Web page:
---------------------------------------------------------------------------
 \42\ The rollout was temporarily paused on March 16, 2020, due
to the outbreak of COVID-19 in the United States and will resume at
an appropriate time.
 \43\ The Department is also streamlining the language in Sec.
1003.5(a) to better reflect responsibility for ensuring the timely
processing of transcripts consistent with the EOIR Director's
authority to ensure the efficient disposition of all pending cases.
8 CFR 1003.0(b)(1)(ii).
---------------------------------------------------------------------------
 Finally, 8 CFR 1003.5(b) describes procedures regarding appeals
from DHS decisions that are within the BIA's appellate jurisdiction.
See 8 CFR 1003.1(b)(4)-(5). Much of the language in that paragraph
concerns authority exercised by DHS officers rather than by EOIR.
Accordingly, EOIR is proposing to delete language that is not
applicable to its adjudicators and modifying the regulatory text
accordingly. In doing so, EOIR also proposes replacing outdated
references to the INS. See supra, note 36. The changes do not
substantively affect the Board's adjudication of any appeals subject to
8 CFR 1003.5(b).
IV. Regulatory Requirements
A. Regulatory Flexibility Act
 The Department has reviewed this rule in accordance with the
Regulatory Flexibility Act (5 U.S.C. 605(b)) and has determined that
this rule will not have a significant economic impact on a substantial
number of small entities. The rule will not regulate ``small
entities,'' as that term is defined in 5 U.S.C. 601(6). The rule will
not economically impact representatives of aliens in immigration
proceedings. It does not limit the fees they may charge, or the number
of cases a representative may ethically accept under the rules of
professional responsibility.
B. Unfunded Mandates Reform Act of 1995
 This rule will not result in the expenditure by State, local, and
tribal governments, in the aggregate, or by the private sector, of $100
million or more in any one year (adjusted annually for inflation), and
it will not significantly or uniquely affect small governments.
Therefore, no actions were deemed necessary under the provisions of the
Unfunded Mandates Reform Act of 1995.
C. Congressional Review Act
 This proposed rule is not a major rule as defined by section 804 of
the Congressional Review Act. 5 U.S.C. 804. This rule will not result
in an annual effect on the economy of $100 million or more; a major
increase in costs or prices; or significant adverse effects on
competition, employment, investment, productivity, innovation, or on
the ability of United States-based enterprises to compete with foreign-
based enterprises in domestic and export markets.
D. Executive Order 12866 and Executive Order 13563
 The Department has determined that this rule is a ``significant
regulatory action'' under section 3(f) of Executive Order 12866,
Regulatory Planning and Review. Accordingly, this rule has been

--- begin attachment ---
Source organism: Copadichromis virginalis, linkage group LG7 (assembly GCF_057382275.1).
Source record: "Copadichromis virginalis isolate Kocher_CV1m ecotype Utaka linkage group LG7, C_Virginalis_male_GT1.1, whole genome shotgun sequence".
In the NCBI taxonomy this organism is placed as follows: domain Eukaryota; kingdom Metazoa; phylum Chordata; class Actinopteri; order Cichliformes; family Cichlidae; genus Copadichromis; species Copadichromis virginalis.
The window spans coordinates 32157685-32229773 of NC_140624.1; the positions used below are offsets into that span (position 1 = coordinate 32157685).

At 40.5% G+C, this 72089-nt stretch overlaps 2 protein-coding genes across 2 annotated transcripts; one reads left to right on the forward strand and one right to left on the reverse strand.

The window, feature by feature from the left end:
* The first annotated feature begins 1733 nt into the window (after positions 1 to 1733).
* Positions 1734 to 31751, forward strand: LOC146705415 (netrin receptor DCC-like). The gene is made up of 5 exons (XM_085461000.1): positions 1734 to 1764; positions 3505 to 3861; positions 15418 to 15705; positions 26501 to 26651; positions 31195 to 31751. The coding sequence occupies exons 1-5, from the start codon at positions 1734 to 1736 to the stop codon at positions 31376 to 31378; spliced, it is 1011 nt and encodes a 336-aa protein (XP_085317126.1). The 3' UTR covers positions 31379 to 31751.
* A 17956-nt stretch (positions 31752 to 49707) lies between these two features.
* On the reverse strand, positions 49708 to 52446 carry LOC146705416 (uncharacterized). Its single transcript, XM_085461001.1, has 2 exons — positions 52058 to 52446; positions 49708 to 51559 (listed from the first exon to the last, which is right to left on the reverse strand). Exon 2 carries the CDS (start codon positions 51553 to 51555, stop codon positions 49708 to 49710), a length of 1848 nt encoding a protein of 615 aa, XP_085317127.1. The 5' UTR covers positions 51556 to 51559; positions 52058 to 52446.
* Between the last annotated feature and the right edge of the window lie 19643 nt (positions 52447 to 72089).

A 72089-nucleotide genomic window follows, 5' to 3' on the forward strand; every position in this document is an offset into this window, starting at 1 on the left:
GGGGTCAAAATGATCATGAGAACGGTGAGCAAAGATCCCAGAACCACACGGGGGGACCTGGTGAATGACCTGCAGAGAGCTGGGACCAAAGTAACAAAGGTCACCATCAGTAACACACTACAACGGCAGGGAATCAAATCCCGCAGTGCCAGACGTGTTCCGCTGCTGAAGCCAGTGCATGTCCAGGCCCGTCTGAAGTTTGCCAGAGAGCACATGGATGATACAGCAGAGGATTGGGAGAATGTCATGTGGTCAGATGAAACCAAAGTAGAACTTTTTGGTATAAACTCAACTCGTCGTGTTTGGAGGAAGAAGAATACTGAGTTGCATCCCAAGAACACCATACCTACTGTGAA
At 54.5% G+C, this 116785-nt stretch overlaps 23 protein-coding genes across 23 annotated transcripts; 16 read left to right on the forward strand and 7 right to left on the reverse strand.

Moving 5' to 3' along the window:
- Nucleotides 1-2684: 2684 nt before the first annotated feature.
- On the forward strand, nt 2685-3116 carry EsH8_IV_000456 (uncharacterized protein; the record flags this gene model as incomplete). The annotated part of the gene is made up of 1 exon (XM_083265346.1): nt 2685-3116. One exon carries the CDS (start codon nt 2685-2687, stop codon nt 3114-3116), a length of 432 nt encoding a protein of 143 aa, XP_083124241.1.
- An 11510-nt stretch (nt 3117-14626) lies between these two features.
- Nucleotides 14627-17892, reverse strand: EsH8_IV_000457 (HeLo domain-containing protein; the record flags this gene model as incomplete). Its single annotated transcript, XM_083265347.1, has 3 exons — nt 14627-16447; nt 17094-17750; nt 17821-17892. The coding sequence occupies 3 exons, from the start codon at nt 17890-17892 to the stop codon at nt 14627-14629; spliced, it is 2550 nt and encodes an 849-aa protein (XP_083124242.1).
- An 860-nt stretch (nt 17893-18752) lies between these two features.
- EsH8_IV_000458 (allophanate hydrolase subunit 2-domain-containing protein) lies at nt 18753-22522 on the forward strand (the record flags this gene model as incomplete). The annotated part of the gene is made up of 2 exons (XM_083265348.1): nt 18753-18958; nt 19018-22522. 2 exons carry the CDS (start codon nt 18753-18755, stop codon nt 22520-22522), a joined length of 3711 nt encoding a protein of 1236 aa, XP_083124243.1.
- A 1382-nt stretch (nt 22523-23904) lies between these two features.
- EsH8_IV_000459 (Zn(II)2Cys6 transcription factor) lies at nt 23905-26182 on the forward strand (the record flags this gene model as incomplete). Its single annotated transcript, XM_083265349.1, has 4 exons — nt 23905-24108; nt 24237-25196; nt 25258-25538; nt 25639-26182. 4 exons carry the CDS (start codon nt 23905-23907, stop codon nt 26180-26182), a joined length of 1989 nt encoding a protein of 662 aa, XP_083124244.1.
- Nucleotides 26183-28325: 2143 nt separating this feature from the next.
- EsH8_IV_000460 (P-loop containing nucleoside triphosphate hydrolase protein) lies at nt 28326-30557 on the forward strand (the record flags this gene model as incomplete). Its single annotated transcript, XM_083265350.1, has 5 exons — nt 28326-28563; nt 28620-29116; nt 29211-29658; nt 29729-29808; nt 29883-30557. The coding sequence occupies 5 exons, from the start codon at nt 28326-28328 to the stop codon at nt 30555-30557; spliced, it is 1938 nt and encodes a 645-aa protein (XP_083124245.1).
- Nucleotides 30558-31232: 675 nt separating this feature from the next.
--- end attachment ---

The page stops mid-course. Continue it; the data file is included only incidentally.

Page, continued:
submitted to the Office of Management and Budget for review.
 The Department certifies that this regulation has been drafted in
accordance with the principles of Executive Order 12866 and Executive
Order 13563. Executive Orders 12866 and 13563 direct agencies to assess
the costs and benefits of available regulatory alternatives and, if
regulation is necessary, to select regulatory approaches that maximize
net benefits (including potential economic, environmental, public
health, and safety effects, distributive impacts, and equity).
Executive Order 13563 emphasizes the importance of quantifying both
costs and benefits, reducing costs, harmonizing rules, and promoting
flexibility.
 The Department believes that shortening the time for briefing
extensions and schedules and clarifying the standards for review will
help reduce the number of cases pending before EOIR and will enable the
BIA to adjudicate more appeals annually. The Department believes the
costs to the public will be negligible, if any, because the basic
briefing procedures will remain the same, because current BIA policy
already disfavors multiple briefing extension requests, and because the
BIA is already prohibited from considering new evidence on appeal. The
proposed rule does not impose any new costs, and most, if not all, of
the proposed rule is directed at internal case processing. Any changes
contemplated by the rule would have no apparent impact on the public
but would substantially improve both the quality and efficiency of BIA
appellate adjudications.
E. Executive Order 13132 (Federalism)
 This rule will not have substantial direct effects on the States,
on the relationship between the national government and the States, or
on the distribution of power and responsibilities among the various
levels of government. Therefore, in accordance with section 6 of
Executive Order 13132, it is determined that this rule does not have
sufficient federalism implications to warrant the preparation of a
federalism summary impact statement.
F. Executive Order 12988 (Civil Justice Reform)
 This rule meets the applicable standards set forth in sections 3(a)
and 3(b)(2) of Executive Order 12988.
G. Paperwork Reduction Act
 This rule does not propose new or revisions to existing
``collection[s] of information'' as that term is defined under the
Paperwork Reduction Act of 1995, Public Law 104-13, 44 U.S.C. chapter
35, and its implementing regulations, 5 CFR part 1320.
List of Subjects
8 CFR Part 1003